After that experience I started reading the section religiously. I looked for clues, talked and texted about it with friends, witnessed the sometimes beautiful, sometimes awful words of those unable to speak but full of feeling. Sagas unfolded, tales of betrayal, divorce, pregnancy, marriage--tremors of trouble and new love throughout--the trembling hope of a first meeting, the pangs of consummation, the isolating wrench of lost or broken relationships. I looked for myself in the listings, scanning for mention of any recent outings, place names, key descriptors. I looked for my friends, and exes, and coworkers, any identifying detail setting off a chain of conjecture. Sometimes there would be a lull, with only a few postings a day. Holidays were a sure sign that there would be a flurry of yearning, a rush of people trying to make something happen with someone, anyone, even a stranger in line at the Family Dollar, serving you food in a restaurant, making their way across a parking lot with child in tow. I would have a romantic or erotically charged encounter with a stranger and peruse the section for hours or days afterward, hoping to see a note. I would fantasize about writing my own posts, although I never have. To the owner of the perfect red Nissan pick-up outside the yoga studio with flowers on the dash--I'm still looking for you.
If nothing else, reading missed connections has proven to me that there is truly someone out there for everyone--in the most basic sense, others are looking at you, seeing you, attempting to make themselves known. There's no way of knowing who you might attract. Sometimes this is not a pleasant revelation--there is humor and light and poetry in these pleas, and also cruelty, violence, pain. When I'm feeling the worst about the world and the worst about Asheville I see the story played out in this online arena as proof that many people are ignorant, sexist, trapped, greedy, hungry for power. At other times I see the sheer joy of the people living in these mountains, flipping their tables, selling their art, trying to survive--and taking a moment to compliment someone's smile, to let it be known that someone else's beauty or warmth or charm changed their life for the better, however briefly, to offer condolences to those still seeking love or those recently burdened with loss, to ask to be seen.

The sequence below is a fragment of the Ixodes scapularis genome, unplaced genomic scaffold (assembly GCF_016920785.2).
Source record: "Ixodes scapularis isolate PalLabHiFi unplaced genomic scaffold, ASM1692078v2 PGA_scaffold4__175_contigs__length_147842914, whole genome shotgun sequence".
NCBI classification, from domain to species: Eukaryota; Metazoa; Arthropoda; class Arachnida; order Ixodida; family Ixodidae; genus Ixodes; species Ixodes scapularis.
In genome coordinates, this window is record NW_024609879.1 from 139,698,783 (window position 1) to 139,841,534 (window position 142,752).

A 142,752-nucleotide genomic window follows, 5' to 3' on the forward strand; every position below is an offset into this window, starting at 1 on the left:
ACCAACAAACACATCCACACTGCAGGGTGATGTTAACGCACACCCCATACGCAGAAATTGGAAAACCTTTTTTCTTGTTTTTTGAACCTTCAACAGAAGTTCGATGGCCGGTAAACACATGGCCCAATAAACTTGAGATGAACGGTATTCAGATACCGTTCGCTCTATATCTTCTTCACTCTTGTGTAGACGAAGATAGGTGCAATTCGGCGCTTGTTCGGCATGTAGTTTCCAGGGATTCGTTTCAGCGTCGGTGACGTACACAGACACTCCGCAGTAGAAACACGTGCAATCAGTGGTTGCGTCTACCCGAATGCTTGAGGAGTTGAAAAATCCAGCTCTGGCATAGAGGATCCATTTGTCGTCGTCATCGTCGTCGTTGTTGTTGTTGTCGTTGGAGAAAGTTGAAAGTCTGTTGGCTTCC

To see and understand this duality--this is the true education of the missed connections enthusiast, and it's why I can't tear myself away from them. Trash posts or treasure, they represent nothing less than the multiplicitous and unavoidable realities of the human condition itself. And Kevin, whoever he is, has a lot to answer for.